Albert Flora was the part-time Chief Public Defender for Luzerne County, PA. His office was “plagued with problems as a result of years of insufficient funding.” When the county (his boss) refused to provide adequate funding, he brought a class-action lawsuit against it on behalf of his clients, which he won.
Meanwhile, Flora’s office also represented minors who were victims of the horrifying “Kids for Cash” scandal. The state supreme court had ordered those minors’ records expunged but Flora learned that they still had not been, 4 years later, so he notified the trial judge and others. This made the county manager angry– the notifying, not the failure to expunge.
The county decided to hire a full-time chief defender. They interviewed Flora but hired someone else, and Flora was relieved of his duties ahead of schedule. Flora sued under 1983, asserting the foregoing facts and alleging that he had been terminated in retaliation for pushing for funding and blowing the whistle on the expungement noncompliance, violating his First Amendment rights. The district court ruled that Flora’s actions were not protected by the First Amendment and dismissed.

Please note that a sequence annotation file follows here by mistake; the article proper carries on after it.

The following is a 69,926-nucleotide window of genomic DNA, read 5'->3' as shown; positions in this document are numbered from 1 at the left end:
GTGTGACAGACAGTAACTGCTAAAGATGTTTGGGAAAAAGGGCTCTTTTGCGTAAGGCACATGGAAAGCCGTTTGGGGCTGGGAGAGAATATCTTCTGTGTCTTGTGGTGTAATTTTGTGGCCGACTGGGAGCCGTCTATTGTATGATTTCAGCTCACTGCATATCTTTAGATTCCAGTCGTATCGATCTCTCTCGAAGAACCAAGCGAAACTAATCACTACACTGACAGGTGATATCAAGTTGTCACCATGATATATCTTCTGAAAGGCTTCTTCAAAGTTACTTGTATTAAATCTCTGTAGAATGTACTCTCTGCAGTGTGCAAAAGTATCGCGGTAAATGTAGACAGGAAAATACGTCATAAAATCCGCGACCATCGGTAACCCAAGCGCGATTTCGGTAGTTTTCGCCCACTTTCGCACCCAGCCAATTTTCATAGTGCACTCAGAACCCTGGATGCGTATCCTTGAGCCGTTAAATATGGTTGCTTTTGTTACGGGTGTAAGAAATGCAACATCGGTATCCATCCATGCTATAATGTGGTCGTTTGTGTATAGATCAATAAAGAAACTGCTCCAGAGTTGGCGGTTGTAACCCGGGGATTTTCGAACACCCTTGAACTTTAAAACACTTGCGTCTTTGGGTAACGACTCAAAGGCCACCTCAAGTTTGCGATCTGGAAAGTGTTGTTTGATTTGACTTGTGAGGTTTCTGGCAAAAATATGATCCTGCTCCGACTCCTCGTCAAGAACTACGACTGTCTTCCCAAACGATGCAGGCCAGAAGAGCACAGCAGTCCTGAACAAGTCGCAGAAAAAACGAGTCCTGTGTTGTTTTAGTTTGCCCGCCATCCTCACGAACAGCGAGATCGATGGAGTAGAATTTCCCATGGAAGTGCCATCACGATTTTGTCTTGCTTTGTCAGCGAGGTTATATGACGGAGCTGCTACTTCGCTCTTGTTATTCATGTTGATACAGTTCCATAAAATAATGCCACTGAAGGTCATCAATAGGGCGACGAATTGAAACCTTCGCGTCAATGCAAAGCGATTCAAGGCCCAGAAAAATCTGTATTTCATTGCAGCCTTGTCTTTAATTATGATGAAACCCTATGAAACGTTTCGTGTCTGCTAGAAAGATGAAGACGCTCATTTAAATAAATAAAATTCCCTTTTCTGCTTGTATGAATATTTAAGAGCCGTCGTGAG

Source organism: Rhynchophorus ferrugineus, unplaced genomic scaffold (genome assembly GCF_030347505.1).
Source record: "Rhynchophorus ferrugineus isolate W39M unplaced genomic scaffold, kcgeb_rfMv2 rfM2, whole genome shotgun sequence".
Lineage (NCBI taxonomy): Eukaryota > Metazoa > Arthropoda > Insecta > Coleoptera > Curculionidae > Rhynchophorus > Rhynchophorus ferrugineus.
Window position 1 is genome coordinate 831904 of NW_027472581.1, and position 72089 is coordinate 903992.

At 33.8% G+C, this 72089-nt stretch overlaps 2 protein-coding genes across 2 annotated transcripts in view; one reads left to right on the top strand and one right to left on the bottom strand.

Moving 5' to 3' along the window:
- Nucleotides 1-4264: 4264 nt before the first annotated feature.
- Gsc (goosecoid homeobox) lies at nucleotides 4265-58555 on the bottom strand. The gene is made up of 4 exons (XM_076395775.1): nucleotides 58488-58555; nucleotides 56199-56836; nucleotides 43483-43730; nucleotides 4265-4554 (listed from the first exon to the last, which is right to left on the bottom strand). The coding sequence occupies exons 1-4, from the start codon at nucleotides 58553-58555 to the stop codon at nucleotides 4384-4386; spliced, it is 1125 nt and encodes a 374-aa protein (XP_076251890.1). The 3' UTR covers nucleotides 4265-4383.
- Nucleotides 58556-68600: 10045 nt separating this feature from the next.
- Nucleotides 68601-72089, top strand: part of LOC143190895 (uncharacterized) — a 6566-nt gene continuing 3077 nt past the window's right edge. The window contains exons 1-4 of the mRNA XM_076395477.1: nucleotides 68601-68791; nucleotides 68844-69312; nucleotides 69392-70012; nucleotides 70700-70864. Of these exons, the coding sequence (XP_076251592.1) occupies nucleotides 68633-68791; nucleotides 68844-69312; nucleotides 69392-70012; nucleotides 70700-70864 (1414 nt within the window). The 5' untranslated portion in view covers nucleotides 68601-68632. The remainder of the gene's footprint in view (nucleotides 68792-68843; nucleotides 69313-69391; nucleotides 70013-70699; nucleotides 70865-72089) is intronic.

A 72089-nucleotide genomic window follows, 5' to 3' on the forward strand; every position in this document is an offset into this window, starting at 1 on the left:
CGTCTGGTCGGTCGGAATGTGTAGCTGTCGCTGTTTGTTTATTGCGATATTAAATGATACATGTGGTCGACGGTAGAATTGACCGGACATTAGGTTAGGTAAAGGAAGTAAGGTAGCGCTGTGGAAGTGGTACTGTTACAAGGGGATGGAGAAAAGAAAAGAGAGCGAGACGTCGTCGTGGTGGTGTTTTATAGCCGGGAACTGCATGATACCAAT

Today, CA3 reversed, holding that the district court failed to accept Flora’s allegations as true and that Flora sufficiently alleged protected citizen speech.
The case is Flora v. County of Luzerne. Opinion by Jordan, joined by Rendell and Nygaard. Arguing counsel were Mary Catherine Roper of ACLU-PA for Flora and Deborah Simon of Elliott Greenleaf for the county.
Today’s other opinion arises from an administrative law case. Here, a port authority fired a worker for excessive absenteeism related to an off-duty injury. An agency ruled that the firing violated a provision against disciplining employees for following a physician’s treatment plan. The port authority appealed, and today CA3 ruled in their favor, holding that the provision at issue only covered treatment for on-duty injuries.
The case is Port Authority v. Secretary. Opinion by Smith, joined by Hardiman and Barry. Arguing counsel were Megan Lee for the port authority and Steven Gardiner for the agency. Also arguing were Ronald Johnson of Jones Day for an amicus and Charles Goetsch for an intervenor.